Solar Chernobyl: A New Beginning
A story rose out of the ashes in October last year, which provides a perfect illustration of where the world has been and where it is going with regards to our energy needs. Solar panels have been installed about 300 feet from the site of the Chernobyl nuclear power plant in the Ukraine.
In April 1986, routine safety tests were being conducted at the Chernobyl nuclear power plant. The tests were simulating a blackout power failure, which resulted in safety systems being turned off. A combination of flaws associated with the design of the power plant led to one of the worst nuclear events in history.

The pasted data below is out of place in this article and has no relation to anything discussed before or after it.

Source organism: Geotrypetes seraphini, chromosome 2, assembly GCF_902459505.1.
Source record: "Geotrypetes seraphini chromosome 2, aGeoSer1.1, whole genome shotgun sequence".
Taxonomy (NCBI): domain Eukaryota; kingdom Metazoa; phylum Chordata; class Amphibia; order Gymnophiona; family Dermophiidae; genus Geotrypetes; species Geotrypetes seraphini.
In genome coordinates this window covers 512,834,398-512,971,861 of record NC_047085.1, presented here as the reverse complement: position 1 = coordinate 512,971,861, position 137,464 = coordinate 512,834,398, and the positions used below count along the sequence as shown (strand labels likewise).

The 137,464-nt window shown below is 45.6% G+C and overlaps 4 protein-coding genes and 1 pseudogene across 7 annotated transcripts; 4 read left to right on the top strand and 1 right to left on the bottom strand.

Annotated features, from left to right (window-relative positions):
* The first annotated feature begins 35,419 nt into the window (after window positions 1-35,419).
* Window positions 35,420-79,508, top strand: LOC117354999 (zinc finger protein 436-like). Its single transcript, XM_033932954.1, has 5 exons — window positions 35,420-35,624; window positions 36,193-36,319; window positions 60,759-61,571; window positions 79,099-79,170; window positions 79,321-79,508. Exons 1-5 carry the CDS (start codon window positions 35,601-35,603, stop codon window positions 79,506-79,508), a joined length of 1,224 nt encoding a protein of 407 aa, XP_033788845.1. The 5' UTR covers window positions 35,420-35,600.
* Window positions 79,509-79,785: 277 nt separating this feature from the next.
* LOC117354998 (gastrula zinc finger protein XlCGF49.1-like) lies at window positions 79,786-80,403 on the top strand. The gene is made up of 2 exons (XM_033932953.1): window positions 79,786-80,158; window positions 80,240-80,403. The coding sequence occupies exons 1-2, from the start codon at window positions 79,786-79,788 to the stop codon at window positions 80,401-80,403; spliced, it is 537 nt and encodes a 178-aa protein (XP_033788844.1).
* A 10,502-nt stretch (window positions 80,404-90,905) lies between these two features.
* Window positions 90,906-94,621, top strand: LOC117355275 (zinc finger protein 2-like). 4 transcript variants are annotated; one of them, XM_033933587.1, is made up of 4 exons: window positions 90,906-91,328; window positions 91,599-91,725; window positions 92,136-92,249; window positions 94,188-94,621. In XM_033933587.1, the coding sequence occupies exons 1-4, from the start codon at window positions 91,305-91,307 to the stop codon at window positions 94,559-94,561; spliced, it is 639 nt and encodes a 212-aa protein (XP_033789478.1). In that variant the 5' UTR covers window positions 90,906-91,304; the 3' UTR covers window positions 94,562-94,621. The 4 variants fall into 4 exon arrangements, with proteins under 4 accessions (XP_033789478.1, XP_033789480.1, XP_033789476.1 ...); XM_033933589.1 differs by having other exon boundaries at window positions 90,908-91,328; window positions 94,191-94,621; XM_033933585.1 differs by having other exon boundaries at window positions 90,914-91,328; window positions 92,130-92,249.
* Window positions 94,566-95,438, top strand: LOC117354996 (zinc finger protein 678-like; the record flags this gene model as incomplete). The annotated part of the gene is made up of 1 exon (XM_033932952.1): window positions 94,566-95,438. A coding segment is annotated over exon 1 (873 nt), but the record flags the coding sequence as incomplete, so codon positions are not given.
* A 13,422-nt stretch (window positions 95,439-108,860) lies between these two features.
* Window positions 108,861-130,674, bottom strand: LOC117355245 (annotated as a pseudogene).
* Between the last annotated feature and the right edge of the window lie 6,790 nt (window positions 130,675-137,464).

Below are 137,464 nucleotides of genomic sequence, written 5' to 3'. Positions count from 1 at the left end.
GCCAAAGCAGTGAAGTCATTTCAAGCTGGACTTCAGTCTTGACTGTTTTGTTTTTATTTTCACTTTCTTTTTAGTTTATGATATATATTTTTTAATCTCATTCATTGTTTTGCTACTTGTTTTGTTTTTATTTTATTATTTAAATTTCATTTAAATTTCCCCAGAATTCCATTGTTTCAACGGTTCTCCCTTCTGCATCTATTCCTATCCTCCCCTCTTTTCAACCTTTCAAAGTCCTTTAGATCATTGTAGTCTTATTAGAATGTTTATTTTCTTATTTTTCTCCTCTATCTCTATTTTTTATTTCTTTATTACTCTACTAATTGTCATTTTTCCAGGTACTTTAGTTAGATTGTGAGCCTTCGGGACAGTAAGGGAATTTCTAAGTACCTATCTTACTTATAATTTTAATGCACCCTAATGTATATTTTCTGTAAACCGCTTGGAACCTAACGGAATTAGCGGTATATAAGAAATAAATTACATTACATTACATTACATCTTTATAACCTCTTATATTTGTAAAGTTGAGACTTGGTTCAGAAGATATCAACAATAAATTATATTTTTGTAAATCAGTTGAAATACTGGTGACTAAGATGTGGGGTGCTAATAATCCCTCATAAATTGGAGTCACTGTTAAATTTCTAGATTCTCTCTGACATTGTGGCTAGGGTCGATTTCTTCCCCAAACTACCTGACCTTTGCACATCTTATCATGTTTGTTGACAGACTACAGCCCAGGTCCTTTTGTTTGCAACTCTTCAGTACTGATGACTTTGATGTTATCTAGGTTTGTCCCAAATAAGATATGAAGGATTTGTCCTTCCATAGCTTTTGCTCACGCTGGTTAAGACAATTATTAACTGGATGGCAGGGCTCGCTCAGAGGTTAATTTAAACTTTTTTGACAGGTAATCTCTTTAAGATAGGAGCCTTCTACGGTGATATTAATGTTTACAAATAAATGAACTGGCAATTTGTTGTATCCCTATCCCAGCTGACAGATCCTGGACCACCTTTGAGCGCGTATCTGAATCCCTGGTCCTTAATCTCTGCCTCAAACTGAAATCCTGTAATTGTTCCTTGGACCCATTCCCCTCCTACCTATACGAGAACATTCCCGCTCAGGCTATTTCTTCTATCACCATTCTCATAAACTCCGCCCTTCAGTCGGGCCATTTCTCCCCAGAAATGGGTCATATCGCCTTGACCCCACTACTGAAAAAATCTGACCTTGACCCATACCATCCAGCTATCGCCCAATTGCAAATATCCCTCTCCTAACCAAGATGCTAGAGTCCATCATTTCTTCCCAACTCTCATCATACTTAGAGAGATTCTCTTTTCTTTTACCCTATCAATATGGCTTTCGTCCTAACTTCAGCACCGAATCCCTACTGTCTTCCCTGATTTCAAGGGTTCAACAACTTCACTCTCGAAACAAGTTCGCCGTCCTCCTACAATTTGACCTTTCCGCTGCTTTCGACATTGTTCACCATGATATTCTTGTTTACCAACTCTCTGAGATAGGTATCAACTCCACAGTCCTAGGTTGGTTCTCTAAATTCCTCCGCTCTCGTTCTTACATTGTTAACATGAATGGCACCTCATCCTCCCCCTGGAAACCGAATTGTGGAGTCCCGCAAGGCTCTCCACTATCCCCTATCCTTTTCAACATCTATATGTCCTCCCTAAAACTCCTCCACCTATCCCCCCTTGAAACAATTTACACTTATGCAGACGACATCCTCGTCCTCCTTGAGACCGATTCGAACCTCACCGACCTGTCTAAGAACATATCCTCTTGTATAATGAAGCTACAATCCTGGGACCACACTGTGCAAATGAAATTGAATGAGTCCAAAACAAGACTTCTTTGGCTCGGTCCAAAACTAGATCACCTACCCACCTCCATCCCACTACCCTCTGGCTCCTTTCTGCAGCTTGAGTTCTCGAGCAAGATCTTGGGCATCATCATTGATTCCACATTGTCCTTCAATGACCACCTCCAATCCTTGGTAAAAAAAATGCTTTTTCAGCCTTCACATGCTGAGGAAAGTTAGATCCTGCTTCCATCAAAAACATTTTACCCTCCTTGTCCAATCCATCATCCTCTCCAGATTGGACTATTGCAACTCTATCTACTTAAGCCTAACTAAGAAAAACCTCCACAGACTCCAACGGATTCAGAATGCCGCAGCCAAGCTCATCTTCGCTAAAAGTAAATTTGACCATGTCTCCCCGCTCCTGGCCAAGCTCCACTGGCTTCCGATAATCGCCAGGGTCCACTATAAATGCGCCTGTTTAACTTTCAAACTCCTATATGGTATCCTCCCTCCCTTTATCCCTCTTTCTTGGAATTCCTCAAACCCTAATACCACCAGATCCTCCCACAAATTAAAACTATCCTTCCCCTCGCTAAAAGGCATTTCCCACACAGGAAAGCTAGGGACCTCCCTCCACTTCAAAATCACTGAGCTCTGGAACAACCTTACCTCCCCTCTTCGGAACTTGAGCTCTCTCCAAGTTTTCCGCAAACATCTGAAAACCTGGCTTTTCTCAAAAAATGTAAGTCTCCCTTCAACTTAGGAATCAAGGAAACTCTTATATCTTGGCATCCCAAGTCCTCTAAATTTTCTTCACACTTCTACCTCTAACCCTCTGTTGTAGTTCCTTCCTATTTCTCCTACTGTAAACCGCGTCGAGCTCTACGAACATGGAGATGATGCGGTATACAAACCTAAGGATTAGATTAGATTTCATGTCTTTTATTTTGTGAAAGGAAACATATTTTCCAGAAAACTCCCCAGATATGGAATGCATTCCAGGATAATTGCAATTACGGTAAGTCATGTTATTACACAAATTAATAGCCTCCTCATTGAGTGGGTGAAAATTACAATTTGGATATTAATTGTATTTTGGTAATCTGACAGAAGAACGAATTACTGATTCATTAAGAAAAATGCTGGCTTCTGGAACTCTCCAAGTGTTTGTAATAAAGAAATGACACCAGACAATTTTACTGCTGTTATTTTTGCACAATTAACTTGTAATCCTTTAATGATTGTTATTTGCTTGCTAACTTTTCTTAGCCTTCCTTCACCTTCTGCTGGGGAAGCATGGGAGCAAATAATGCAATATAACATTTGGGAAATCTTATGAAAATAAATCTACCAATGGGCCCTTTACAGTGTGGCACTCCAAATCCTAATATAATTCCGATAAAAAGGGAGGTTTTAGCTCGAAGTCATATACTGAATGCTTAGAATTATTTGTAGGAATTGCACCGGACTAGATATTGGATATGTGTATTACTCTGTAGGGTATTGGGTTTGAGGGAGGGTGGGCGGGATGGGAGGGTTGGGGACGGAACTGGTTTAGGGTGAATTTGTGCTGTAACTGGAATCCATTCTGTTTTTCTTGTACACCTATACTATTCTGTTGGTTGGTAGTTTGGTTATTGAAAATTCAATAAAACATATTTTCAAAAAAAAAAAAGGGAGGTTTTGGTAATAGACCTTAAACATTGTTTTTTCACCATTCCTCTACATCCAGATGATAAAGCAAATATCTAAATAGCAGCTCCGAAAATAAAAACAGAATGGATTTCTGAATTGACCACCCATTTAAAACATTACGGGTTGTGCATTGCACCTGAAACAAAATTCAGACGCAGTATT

Now, 32 years after the Chernobyl disaster, the site has once again adopted a manmade technology designed to provide us with the power we need, only this time, lessons have been learned.
On October 5th 2018, Solar Chernobyl started operating. The entire installation has a capacity of 1MW. An additional 6000 acres could be opened for more solar farms, increasing the capacity to as much as 100 MW.
It may not be the power station promised, but it provides an almost poetic, bookended story to Chernobyl. The promise of ultimate power, torn away in the most catastrophic of circumstances, only to return years later with a more modest request. Over the past 30 years the world has become more conscious of our impact on the world, and with this modest request for a fraction of the power, it shows we have learned lessons and are actively trying to make the world more habitable for all life.